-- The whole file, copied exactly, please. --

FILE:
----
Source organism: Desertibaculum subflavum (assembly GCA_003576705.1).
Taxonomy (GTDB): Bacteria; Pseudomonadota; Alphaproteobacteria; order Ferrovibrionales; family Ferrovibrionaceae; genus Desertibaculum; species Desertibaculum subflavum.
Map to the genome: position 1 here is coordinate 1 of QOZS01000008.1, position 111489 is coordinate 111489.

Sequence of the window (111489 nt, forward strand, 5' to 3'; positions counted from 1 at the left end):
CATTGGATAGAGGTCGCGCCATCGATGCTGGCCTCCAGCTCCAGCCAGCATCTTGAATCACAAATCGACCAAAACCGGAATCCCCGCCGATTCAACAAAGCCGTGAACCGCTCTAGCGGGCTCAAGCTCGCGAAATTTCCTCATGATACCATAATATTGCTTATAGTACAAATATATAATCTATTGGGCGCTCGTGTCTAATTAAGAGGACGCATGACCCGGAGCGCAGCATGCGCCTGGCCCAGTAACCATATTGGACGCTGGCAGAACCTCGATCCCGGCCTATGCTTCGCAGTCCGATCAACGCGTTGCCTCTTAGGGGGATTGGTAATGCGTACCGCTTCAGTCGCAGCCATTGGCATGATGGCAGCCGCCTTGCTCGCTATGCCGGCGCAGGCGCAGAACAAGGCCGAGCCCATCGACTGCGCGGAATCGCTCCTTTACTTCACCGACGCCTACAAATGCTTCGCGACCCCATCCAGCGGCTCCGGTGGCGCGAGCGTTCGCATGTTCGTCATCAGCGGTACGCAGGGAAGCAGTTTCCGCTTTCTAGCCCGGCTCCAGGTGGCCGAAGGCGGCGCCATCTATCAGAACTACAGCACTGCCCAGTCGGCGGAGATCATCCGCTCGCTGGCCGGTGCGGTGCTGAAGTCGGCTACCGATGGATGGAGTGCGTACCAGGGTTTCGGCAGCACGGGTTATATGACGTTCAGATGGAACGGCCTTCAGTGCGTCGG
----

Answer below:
Source organism: Desertibaculum subflavum (assembly GCA_003576705.1).
Taxonomy (GTDB): Bacteria; Pseudomonadota; Alphaproteobacteria; order Ferrovibrionales; family Ferrovibrionaceae; genus Desertibaculum; species Desertibaculum subflavum.
Map to the genome: position 1 here is coordinate 1 of QOZS01000008.1, position 111489 is coordinate 111489.

Sequence of the window (111489 nt, forward strand, 5' to 3'; positions counted from 1 at the left end):
CATTGGATAGAGGTCGCGCCATCGATGCTGGCCTCCAGCTCCAGCCAGCATCTTGAATCACAAATCGACCAAAACCGGAATCCCCGCCGATTCAACAAAGCCGTGAACCGCTCTAGCGGGCTCAAGCTCGCGAAATTTCCTCATGATACCATAATATTGCTTATAGTACAAATATATAATCTATTGGGCGCTCGTGTCTAATTAAGAGGACGCATGACCCGGAGCGCAGCATGCGCCTGGCCCAGTAACCATATTGGACGCTGGCAGAACCTCGATCCCGGCCTATGCTTCGCAGTCCGATCAACGCGTTGCCTCTTAGGGGGATTGGTAATGCGTACCGCTTCAGTCGCAGCCATTGGCATGATGGCAGCCGCCTTGCTCGCTATGCCGGCGCAGGCGCAGAACAAGGCCGAGCCCATCGACTGCGCGGAATCGCTCCTTTACTTCACCGACGCCTACAAATGCTTCGCGACCCCATCCAGCGGCTCCGGTGGCGCGAGCGTTCGCATGTTCGTCATCAGCGGTACGCAGGGAAGCAGTTTCCGCTTTCTAGCCCGGCTCCAGGTGGCCGAAGGCGGCGCCATCTATCAGAACTACAGCACTGCCCAGTCGGCGGAGATCATCCGCTCGCTGGCCGGTGCGGTGCTGAAGTCGGCTACCGATGGATGGAGTGCGTACCAGGGTTTCGGCAGCACGGGTTATATGACGTTCAGATGGAACGGCCTTCAGTGCGTCGG